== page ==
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5 Takeaways from Obama's Police Militarization Report

He still isn't ready to say what should be done about it.
Police and protesters meet at a line on South Florissant Avenue in Ferguson on Monday.

Police and protesters meet at a line on South Florissant Avenue in Ferguson on Monday.

Christian Gooden/St. Louis Post-Dispatch/TNS via Getty Images

Two weeks after police clashes with Ferguson protesters led questions about the federal government's program to send military equipment to state and local law enforcement departments, President Obama announced a formal review. Four months later, the White House released its findings. Here are five of the most important revelations:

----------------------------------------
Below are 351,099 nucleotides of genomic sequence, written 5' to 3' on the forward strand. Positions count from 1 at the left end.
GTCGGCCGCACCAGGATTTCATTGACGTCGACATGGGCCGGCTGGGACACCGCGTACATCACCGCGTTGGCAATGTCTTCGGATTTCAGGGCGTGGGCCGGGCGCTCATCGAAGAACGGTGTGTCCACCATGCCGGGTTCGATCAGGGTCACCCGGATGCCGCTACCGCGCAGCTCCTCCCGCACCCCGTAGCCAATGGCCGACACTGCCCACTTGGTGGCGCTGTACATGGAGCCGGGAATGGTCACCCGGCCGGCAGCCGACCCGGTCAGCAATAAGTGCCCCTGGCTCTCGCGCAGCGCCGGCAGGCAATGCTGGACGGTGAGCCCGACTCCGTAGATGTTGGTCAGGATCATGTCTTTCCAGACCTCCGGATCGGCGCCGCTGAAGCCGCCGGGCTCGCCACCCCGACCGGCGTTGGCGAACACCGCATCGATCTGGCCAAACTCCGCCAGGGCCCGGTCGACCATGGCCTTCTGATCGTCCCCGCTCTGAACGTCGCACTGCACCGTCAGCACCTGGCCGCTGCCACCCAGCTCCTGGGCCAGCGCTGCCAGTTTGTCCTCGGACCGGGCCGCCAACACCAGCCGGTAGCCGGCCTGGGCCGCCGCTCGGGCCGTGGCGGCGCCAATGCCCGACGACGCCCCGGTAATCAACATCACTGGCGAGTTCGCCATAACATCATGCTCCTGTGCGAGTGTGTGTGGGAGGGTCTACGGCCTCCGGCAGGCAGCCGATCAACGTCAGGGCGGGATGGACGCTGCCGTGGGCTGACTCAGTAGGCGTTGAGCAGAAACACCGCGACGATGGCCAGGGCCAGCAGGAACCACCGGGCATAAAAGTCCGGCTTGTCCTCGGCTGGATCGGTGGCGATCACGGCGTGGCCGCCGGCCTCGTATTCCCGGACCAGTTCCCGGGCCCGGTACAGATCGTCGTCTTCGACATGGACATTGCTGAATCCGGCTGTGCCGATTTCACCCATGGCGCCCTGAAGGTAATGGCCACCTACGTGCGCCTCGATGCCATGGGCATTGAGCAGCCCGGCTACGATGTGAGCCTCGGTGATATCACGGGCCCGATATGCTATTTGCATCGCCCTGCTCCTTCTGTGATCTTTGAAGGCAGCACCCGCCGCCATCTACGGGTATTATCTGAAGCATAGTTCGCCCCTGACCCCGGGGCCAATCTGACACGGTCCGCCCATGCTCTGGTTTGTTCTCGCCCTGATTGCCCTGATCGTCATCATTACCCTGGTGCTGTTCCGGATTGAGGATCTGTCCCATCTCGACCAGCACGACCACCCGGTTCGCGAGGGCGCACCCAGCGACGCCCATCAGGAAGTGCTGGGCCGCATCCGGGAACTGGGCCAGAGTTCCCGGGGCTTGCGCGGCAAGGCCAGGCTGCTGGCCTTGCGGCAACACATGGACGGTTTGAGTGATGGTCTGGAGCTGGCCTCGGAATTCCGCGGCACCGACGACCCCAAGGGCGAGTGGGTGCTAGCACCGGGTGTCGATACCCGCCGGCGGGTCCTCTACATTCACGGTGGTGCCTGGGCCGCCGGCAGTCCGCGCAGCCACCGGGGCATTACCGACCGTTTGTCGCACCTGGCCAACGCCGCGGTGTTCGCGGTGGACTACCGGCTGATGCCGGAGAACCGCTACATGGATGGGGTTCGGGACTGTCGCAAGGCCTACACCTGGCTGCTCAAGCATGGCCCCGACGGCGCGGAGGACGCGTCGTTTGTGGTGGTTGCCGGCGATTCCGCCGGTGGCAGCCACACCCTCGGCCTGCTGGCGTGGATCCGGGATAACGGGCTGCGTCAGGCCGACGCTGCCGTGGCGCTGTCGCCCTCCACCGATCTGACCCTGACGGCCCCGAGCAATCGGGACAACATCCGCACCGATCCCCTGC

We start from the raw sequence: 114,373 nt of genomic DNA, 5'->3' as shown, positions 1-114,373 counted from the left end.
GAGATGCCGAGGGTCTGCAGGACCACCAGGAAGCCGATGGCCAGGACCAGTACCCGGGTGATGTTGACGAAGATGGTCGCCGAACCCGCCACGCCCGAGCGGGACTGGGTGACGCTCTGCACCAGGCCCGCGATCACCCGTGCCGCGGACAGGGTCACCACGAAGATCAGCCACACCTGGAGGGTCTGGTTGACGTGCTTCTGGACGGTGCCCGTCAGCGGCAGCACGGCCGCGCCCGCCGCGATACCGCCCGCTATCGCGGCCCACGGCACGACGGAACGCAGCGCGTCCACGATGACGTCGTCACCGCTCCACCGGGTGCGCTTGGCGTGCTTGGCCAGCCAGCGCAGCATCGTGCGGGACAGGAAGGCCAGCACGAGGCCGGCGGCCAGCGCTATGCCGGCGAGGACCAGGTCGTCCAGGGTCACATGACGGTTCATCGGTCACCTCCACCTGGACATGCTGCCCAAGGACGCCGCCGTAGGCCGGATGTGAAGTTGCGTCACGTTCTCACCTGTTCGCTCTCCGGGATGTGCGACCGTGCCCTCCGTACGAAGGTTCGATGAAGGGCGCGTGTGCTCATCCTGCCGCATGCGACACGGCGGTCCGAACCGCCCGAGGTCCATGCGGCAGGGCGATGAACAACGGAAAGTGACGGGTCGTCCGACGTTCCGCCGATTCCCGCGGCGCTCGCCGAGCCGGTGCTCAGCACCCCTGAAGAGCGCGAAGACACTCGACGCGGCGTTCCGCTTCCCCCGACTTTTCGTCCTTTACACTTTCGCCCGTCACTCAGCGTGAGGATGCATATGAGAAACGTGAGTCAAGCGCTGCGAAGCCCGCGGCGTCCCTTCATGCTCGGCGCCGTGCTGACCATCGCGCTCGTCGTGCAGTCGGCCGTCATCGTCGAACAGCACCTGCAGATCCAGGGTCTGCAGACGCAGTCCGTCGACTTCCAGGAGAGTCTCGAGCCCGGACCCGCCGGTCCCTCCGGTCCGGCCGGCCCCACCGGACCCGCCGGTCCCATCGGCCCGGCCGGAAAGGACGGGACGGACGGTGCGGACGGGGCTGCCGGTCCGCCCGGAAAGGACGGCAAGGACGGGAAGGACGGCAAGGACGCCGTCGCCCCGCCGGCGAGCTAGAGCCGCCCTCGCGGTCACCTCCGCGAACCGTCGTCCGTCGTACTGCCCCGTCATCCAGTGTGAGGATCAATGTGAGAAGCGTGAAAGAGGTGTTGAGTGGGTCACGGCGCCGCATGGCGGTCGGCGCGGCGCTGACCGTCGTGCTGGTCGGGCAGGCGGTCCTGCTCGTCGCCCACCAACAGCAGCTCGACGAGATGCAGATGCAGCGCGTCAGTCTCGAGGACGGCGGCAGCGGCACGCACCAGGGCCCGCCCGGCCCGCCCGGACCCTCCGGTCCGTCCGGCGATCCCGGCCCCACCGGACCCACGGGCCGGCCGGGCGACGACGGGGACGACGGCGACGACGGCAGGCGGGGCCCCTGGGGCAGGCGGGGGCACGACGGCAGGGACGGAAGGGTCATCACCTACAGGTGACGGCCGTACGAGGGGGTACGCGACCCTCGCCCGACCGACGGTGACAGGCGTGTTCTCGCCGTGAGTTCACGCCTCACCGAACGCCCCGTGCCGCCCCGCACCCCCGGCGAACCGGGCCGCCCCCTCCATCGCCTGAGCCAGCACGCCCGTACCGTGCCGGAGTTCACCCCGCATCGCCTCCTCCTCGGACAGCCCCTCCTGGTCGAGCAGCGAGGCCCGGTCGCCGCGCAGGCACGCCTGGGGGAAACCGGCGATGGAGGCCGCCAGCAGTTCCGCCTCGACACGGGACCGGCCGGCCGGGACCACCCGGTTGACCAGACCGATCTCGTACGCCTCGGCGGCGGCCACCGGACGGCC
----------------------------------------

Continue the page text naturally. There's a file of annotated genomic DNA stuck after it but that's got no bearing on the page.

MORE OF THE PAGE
The president is announcing two executive orders in conjunction with the report. One will establish a 90-day task force to figure out "how to promote effective crime reduction while building public trust" to be led by Philadelphia Police Commissioner Charles H. Ramsay and George Mason University professor Laurie Robinson, a former Justice Department official. The other will give federal agencies with a stake in the issue, including the Defense and Justice departments, 120 days to develop their own recommendations which may (or may not) include lists of what equipment local law enforcement agencies are permitted to acquire. Sweeping changes to the programs initially sought by lawmakers appear to have stalled out amid pressure from the law enforcement community (our colleague David Weigel has a good look at the behind the scenes lobbying that led to that point here) and Obama's report only nudged the ball.